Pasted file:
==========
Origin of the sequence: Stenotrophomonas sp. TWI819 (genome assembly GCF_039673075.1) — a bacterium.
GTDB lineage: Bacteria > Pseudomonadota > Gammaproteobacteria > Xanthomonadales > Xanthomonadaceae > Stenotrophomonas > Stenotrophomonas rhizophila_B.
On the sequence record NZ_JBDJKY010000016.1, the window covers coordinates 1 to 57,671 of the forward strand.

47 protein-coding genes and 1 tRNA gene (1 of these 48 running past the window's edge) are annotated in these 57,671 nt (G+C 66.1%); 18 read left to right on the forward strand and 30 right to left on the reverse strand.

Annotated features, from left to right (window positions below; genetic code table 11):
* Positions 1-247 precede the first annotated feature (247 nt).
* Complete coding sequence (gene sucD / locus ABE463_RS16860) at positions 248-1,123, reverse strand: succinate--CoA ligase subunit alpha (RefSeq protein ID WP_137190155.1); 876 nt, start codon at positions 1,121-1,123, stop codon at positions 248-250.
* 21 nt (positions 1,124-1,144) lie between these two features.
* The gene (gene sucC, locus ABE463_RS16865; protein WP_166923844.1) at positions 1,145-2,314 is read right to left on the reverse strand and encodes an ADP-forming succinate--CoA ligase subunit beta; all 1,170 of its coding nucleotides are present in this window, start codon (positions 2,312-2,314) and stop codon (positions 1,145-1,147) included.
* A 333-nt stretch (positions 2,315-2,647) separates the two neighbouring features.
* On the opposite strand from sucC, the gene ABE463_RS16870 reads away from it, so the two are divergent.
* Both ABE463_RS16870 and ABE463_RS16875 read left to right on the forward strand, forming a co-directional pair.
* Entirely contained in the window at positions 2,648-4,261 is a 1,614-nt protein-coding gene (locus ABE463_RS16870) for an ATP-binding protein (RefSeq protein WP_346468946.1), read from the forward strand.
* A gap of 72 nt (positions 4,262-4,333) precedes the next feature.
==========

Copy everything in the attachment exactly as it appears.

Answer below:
Origin of the sequence: Stenotrophomonas sp. TWI819 (genome assembly GCF_039673075.1) — a bacterium.
GTDB lineage: Bacteria > Pseudomonadota > Gammaproteobacteria > Xanthomonadales > Xanthomonadaceae > Stenotrophomonas > Stenotrophomonas rhizophila_B.
On the sequence record NZ_JBDJKY010000016.1, the window covers coordinates 1 to 57,671 of the forward strand.

47 protein-coding genes and 1 tRNA gene (1 of these 48 running past the window's edge) are annotated in these 57,671 nt (G+C 66.1%); 18 read left to right on the forward strand and 30 right to left on the reverse strand.

Annotated features, from left to right (window positions below; genetic code table 11):
* Positions 1-247 precede the first annotated feature (247 nt).
* Complete coding sequence (gene sucD / locus ABE463_RS16860) at positions 248-1,123, reverse strand: succinate--CoA ligase subunit alpha (RefSeq protein ID WP_137190155.1); 876 nt, start codon at positions 1,121-1,123, stop codon at positions 248-250.
* 21 nt (positions 1,124-1,144) lie between these two features.
* The gene (gene sucC, locus ABE463_RS16865; protein WP_166923844.1) at positions 1,145-2,314 is read right to left on the reverse strand and encodes an ADP-forming succinate--CoA ligase subunit beta; all 1,170 of its coding nucleotides are present in this window, start codon (positions 2,312-2,314) and stop codon (positions 1,145-1,147) included.
* A 333-nt stretch (positions 2,315-2,647) separates the two neighbouring features.
* On the opposite strand from sucC, the gene ABE463_RS16870 reads away from it, so the two are divergent.
* Both ABE463_RS16870 and ABE463_RS16875 read left to right on the forward strand, forming a co-directional pair.
* Entirely contained in the window at positions 2,648-4,261 is a 1,614-nt protein-coding gene (locus ABE463_RS16870) for an ATP-binding protein (RefSeq protein WP_346468946.1), read from the forward strand.
* A gap of 72 nt (positions 4,262-4,333) precedes the next feature.